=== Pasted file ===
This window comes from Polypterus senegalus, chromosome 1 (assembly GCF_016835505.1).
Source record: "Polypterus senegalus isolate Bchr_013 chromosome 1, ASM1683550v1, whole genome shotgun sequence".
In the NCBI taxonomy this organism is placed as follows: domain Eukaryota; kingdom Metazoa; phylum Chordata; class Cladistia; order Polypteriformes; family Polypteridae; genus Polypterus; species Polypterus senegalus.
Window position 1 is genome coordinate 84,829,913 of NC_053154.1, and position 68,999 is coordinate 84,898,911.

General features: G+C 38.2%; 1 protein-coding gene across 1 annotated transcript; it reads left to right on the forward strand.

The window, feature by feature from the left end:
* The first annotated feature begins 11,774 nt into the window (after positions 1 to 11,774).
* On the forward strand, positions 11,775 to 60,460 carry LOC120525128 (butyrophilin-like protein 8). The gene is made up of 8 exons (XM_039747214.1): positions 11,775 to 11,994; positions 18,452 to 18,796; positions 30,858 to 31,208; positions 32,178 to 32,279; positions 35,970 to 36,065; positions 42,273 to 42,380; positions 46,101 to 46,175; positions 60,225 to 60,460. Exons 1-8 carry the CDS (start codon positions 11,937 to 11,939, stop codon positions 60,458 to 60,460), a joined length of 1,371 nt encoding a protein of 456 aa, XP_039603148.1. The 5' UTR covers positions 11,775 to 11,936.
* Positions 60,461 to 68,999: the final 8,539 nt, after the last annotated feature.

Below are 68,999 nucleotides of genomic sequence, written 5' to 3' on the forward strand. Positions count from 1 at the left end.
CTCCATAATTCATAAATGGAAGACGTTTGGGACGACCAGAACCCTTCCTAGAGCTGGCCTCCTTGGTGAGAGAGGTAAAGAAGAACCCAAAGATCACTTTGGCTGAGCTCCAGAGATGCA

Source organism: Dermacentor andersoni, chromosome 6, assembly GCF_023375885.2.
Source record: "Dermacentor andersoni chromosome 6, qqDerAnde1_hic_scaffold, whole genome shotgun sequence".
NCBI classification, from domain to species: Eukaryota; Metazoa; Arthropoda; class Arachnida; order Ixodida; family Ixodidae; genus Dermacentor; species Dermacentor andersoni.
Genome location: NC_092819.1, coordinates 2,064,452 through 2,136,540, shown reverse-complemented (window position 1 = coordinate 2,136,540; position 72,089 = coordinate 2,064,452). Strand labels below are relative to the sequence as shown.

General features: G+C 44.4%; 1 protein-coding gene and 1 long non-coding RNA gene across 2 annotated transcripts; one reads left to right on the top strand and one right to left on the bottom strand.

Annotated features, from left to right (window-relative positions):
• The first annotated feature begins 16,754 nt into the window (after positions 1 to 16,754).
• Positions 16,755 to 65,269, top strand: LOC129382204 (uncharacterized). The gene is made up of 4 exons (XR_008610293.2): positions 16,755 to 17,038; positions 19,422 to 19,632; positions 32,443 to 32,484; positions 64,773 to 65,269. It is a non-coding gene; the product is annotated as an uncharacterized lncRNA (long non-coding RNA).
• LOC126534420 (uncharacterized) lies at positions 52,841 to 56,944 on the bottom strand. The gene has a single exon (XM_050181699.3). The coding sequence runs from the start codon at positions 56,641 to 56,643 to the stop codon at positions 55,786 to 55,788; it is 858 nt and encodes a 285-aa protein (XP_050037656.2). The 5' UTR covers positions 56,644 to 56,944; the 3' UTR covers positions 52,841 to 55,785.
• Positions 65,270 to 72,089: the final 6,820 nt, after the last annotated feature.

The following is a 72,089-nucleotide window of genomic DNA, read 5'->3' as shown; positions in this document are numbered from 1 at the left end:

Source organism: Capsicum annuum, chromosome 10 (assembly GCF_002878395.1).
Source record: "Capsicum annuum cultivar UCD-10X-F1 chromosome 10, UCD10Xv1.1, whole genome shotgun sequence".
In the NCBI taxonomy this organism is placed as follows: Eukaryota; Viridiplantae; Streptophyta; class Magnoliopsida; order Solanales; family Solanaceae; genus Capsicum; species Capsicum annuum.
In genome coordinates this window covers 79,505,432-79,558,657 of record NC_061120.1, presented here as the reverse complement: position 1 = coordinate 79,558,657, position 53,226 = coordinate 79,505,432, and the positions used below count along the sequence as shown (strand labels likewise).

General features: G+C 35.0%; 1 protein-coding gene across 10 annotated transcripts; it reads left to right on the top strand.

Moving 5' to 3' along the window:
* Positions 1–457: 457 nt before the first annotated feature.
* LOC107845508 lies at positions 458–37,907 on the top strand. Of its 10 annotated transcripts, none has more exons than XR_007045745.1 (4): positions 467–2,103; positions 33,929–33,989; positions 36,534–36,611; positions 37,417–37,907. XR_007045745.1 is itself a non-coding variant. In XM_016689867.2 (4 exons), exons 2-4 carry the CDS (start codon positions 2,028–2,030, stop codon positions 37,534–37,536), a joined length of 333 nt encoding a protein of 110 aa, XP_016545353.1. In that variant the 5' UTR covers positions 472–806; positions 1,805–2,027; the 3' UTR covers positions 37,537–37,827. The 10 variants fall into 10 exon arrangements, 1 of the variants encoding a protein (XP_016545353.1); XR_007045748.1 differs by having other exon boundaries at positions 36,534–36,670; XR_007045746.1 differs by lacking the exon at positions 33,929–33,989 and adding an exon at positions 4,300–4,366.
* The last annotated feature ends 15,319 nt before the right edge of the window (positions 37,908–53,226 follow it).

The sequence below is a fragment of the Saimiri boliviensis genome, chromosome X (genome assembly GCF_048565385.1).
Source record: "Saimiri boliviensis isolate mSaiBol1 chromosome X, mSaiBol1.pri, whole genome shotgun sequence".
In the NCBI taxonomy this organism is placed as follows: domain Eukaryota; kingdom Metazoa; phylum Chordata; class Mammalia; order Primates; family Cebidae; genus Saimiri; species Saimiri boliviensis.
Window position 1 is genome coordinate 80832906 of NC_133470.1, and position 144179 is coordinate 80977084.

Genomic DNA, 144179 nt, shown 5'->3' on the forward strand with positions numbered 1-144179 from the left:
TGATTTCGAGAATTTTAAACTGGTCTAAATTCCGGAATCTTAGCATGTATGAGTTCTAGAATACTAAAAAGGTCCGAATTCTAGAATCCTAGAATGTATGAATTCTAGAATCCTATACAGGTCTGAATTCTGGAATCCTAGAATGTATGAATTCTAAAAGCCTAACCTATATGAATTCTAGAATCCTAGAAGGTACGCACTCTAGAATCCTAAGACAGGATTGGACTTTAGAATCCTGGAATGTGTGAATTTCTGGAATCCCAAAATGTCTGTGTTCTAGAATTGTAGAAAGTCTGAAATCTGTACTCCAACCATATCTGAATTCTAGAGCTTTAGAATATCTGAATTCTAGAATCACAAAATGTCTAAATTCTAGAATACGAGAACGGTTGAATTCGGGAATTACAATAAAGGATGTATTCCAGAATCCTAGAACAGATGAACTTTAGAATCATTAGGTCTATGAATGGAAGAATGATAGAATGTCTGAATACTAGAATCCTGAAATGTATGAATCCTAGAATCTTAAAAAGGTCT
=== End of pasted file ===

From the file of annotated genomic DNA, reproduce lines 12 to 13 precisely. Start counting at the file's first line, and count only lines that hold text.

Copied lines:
Source organism: Dermacentor andersoni, chromosome 6, assembly GCF_023375885.2.
Source record: "Dermacentor andersoni chromosome 6, qqDerAnde1_hic_scaffold, whole genome shotgun sequence".